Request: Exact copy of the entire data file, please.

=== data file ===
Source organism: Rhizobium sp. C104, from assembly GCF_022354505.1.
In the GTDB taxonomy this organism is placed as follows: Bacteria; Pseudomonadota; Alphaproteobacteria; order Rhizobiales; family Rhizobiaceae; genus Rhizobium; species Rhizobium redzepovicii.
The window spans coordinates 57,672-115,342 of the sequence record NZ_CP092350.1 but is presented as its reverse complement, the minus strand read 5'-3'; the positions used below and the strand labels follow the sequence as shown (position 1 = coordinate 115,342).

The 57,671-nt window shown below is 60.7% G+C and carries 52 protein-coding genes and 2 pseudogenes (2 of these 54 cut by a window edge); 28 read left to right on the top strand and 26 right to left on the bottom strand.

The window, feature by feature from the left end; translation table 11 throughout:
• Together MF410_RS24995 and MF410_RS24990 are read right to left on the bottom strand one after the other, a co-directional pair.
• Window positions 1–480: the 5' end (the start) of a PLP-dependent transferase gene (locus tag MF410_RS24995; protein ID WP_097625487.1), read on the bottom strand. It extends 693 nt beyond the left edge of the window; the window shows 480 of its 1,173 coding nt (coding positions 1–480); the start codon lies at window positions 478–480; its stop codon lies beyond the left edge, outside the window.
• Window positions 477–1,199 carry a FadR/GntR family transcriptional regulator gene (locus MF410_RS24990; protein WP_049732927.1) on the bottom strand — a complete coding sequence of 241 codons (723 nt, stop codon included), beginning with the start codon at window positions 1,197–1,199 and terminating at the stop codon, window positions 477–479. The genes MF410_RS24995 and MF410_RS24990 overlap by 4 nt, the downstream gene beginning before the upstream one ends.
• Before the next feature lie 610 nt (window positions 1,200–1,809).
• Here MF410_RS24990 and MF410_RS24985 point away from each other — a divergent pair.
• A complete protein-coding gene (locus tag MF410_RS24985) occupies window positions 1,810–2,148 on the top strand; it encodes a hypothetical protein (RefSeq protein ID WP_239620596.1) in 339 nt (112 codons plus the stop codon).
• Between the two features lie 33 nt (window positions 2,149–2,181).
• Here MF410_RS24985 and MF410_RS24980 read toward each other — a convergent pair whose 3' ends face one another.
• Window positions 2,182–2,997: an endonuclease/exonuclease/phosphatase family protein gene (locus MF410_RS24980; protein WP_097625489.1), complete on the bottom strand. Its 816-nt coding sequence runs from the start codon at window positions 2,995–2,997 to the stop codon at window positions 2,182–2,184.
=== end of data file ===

Source organism: Rhizobium sp. C104, from assembly GCF_022354505.1.
In the GTDB taxonomy this organism is placed as follows: Bacteria; Pseudomonadota; Alphaproteobacteria; order Rhizobiales; family Rhizobiaceae; genus Rhizobium; species Rhizobium redzepovicii.
The window spans coordinates 57,672-115,342 of the sequence record NZ_CP092350.1 but is presented as its reverse complement, the minus strand read 5'-3'; the positions used below and the strand labels follow the sequence as shown (position 1 = coordinate 115,342).

The 57,671-nt window shown below is 60.7% G+C and carries 52 protein-coding genes and 2 pseudogenes (2 of these 54 cut by a window edge); 28 read left to right on the top strand and 26 right to left on the bottom strand.

The window, feature by feature from the left end; translation table 11 throughout:
• Together MF410_RS24995 and MF410_RS24990 are read right to left on the bottom strand one after the other, a co-directional pair.
• Window positions 1–480: the 5' end (the start) of a PLP-dependent transferase gene (locus tag MF410_RS24995; protein ID WP_097625487.1), read on the bottom strand. It extends 693 nt beyond the left edge of the window; the window shows 480 of its 1,173 coding nt (coding positions 1–480); the start codon lies at window positions 478–480; its stop codon lies beyond the left edge, outside the window.
• Window positions 477–1,199 carry a FadR/GntR family transcriptional regulator gene (locus MF410_RS24990; protein WP_049732927.1) on the bottom strand — a complete coding sequence of 241 codons (723 nt, stop codon included), beginning with the start codon at window positions 1,197–1,199 and terminating at the stop codon, window positions 477–479. The genes MF410_RS24995 and MF410_RS24990 overlap by 4 nt, the downstream gene beginning before the upstream one ends.
• Before the next feature lie 610 nt (window positions 1,200–1,809).
• Here MF410_RS24990 and MF410_RS24985 point away from each other — a divergent pair.
• A complete protein-coding gene (locus tag MF410_RS24985) occupies window positions 1,810–2,148 on the top strand; it encodes a hypothetical protein (RefSeq protein ID WP_239620596.1) in 339 nt (112 codons plus the stop codon).
• Between the two features lie 33 nt (window positions 2,149–2,181).
• Here MF410_RS24985 and MF410_RS24980 read toward each other — a convergent pair whose 3' ends face one another.
• Window positions 2,182–2,997: an endonuclease/exonuclease/phosphatase family protein gene (locus MF410_RS24980; protein WP_097625489.1), complete on the bottom strand. Its 816-nt coding sequence runs from the start codon at window positions 2,995–2,997 to the stop codon at window positions 2,182–2,184.